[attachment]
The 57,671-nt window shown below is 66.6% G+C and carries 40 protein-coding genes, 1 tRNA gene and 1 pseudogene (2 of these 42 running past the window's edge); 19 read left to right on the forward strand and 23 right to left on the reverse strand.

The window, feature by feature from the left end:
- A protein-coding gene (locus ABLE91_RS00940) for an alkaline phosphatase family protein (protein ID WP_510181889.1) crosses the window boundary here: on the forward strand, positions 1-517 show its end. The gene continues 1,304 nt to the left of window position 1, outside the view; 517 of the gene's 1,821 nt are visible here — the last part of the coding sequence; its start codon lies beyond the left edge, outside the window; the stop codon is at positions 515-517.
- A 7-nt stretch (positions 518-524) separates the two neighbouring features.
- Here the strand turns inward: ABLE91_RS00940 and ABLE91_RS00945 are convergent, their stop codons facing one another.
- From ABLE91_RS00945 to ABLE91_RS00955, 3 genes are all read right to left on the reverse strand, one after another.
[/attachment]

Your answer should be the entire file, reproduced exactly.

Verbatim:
The 57,671-nt window shown below is 66.6% G+C and carries 40 protein-coding genes, 1 tRNA gene and 1 pseudogene (2 of these 42 running past the window's edge); 19 read left to right on the forward strand and 23 right to left on the reverse strand.

The window, feature by feature from the left end:
- A protein-coding gene (locus ABLE91_RS00940) for an alkaline phosphatase family protein (protein ID WP_510181889.1) crosses the window boundary here: on the forward strand, positions 1-517 show its end. The gene continues 1,304 nt to the left of window position 1, outside the view; 517 of the gene's 1,821 nt are visible here — the last part of the coding sequence; its start codon lies beyond the left edge, outside the window; the stop codon is at positions 515-517.
- A 7-nt stretch (positions 518-524) separates the two neighbouring features.
- Here the strand turns inward: ABLE91_RS00940 and ABLE91_RS00945 are convergent, their stop codons facing one another.
- From ABLE91_RS00945 to ABLE91_RS00955, 3 genes are all read right to left on the reverse strand, one after another.